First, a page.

Media Supermajority Education Fund

19 Powerful Women On Why Voting Is So Important


On November 3, millions of Americans will exercise their right to vote. In fact, more than 60 million already have. We witnessed what that power looks like in 2018, when we experienced the highest midterm election voting turnout in four decades — and, as a result, achieved historic milestones for female candidates and candidates of color. 

Yet glaring inequities in representation remain, and making progress toward parity in our country’s highest chambers of power — as well as in all walks of life in our country — depends on our continued voter turnout and political participation. 

Over the years, I have interviewed many high profile public figures about the importance of voting, and civic engagement overall, which is more important today than ever. What follows is a collection of quotes to inspire us all to vote in all elections, from presidential to down the ballot for our local races, as well as to ensure that others have those same rights too — as well as a reminder that our civic engagement extends beyond election day. 

Brittany Packnett Cunningham

I come from a legacy of people that had to fight for their right to vote, that had to risk everything. One of the places to make sure that voices like mine and other marginalized voices are heard is at the voting booth. That’s not the only thing, but it’s definitely a necessary step to make sure that our voices are heard. I often say if our vote didn’t matter, people wouldn’t be trying to take it away from immigrants and people of color and people living in low-income circumstances. Every single opportunity we have to make our voices heard is something that we have to show up for. And voting is one of those chances.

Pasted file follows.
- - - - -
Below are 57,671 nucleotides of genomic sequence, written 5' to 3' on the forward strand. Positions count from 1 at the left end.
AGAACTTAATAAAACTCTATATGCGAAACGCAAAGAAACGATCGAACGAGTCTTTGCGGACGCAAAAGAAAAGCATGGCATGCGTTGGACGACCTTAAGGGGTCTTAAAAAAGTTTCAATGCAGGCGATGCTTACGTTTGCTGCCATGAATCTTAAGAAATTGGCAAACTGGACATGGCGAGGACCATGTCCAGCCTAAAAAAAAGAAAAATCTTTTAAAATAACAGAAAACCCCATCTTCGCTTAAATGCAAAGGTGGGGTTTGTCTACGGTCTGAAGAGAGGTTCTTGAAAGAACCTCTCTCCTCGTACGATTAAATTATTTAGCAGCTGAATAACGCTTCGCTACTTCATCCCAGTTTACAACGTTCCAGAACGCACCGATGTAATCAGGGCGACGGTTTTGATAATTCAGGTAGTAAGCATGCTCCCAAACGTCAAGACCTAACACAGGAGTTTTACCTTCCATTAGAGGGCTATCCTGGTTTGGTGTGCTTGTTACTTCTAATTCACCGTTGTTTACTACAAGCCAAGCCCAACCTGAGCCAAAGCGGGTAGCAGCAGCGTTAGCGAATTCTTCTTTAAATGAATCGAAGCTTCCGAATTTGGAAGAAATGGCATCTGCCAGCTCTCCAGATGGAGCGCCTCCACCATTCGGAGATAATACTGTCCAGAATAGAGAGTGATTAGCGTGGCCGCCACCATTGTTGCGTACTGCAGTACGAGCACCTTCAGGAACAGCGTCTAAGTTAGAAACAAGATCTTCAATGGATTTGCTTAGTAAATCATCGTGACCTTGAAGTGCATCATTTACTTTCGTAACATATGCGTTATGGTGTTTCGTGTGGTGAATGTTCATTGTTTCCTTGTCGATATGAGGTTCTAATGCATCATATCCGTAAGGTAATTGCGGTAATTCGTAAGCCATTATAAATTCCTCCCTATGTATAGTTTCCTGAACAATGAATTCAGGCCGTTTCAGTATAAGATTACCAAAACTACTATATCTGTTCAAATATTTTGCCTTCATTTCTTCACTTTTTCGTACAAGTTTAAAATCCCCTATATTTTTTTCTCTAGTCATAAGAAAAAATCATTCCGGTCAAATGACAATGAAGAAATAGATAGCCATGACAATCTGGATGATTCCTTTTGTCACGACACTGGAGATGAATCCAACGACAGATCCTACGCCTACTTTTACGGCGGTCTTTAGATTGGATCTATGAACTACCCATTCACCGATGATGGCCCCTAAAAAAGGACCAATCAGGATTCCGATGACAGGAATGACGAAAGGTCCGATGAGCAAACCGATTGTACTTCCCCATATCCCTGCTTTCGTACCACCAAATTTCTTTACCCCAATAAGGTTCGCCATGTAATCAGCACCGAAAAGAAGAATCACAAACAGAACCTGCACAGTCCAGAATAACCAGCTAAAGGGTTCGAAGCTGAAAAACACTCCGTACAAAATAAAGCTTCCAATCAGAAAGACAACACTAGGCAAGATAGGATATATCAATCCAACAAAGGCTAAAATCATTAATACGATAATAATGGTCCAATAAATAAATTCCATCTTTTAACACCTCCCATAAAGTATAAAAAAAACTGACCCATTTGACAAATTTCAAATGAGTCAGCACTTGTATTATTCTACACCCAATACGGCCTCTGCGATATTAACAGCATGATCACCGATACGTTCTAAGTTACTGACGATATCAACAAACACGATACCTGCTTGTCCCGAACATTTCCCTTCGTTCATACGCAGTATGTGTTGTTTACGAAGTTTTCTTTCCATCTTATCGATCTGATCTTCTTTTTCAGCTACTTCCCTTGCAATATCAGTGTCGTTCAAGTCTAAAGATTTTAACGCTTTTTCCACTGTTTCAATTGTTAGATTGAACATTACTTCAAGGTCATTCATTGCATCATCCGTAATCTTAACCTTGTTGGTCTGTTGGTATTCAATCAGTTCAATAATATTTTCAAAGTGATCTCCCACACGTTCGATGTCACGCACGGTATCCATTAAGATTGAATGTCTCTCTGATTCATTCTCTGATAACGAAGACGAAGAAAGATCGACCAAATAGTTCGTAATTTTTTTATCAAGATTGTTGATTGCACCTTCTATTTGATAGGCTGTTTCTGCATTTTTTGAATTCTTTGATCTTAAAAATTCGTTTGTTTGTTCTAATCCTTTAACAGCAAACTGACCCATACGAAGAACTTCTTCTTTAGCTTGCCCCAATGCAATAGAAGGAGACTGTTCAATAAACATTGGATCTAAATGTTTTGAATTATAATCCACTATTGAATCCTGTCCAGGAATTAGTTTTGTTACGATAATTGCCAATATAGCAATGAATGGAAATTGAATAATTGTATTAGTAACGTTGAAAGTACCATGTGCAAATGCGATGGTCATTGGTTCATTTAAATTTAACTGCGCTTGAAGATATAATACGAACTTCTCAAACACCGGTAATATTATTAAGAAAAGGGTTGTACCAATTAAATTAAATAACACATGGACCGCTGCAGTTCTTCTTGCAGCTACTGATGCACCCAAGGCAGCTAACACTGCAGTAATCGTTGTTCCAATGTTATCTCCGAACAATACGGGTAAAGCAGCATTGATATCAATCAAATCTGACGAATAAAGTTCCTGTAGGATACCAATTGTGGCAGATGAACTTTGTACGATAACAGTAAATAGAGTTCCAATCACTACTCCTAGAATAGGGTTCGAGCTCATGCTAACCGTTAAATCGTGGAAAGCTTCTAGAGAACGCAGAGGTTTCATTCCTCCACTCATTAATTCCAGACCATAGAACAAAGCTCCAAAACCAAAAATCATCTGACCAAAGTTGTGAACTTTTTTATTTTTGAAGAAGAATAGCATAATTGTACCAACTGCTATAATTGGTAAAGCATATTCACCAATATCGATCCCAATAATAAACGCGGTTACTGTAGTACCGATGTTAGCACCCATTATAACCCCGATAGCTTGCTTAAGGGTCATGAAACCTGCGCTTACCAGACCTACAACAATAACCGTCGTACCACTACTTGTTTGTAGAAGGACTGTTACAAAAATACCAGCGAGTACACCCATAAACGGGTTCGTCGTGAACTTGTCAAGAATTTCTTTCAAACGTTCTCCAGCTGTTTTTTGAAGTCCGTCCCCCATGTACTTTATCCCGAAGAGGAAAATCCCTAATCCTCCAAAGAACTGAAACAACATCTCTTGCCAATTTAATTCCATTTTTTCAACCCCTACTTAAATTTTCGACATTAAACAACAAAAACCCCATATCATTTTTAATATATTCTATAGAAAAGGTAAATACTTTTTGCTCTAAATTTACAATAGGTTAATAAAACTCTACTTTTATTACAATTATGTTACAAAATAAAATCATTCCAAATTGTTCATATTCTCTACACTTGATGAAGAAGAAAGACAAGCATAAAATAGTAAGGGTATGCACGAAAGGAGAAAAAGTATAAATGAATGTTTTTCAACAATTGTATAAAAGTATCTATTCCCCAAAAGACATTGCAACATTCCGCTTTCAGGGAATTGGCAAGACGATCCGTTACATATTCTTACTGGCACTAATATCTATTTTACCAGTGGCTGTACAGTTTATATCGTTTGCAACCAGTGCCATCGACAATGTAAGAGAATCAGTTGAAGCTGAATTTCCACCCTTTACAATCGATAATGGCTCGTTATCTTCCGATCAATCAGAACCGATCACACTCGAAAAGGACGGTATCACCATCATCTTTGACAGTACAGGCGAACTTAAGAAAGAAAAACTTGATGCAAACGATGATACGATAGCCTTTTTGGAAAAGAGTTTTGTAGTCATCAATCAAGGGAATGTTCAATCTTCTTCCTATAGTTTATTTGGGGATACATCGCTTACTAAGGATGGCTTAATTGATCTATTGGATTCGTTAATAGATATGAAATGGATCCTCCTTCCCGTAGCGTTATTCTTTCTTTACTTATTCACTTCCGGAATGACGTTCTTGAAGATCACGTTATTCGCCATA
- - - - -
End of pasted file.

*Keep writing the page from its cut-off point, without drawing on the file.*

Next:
Brittany Packnett Cunningham

Activist, educator, writer, leader; NBC News and MSNBC contributor; founder and principal of Love & Power Works

Gloria Steinem

The voting booth is still the only place that a pauper equals a billionaire and any woman equals any man. It is the only place on earth in which everybody’s equal. If we didn’t fall for the idea that our vote doesn’t count—an idea nurtured by those who don’t want us to use it—we could elect feminists, women of all races, and some diverse men, too, who actually represent the female half of the country equally. It’s up to us. One vote does in fact count.

—Gloria Steinem 

Writer, lecturer, political activist, and feminist organizer

Cecile Richards

I think women are recognizing that we’re the ones we’ve been waiting for. No one is going to change this but us. And I think the exciting thing right now is the opportunity for women across race, across economic experience, across geography, to actually band together and say, “We believe in the same things, and that’s what we expect from our government.” I think there’s never been a more powerful opportunity.

Right now women need to be building their pods and making sure every woman they know is registered to vote. There is no more important time.

Cecile Richards

Co-founder of Supermajority and Former President of Planned Parenthood

Sophia Bush

People need to vote for a myriad of reasons: because it is a right that, in so many places in the world, people die for; because it is the only way that we actually have a government for the people, by the people. It is the only way to make your voice heard; it is the only way to have any semblance of control over how your life is going to be lived because of how you are governed. Voting is the most important piece of civic duty there is. 

Sophia Bush 

Actress, activist, director, producer

Nancy Pelosi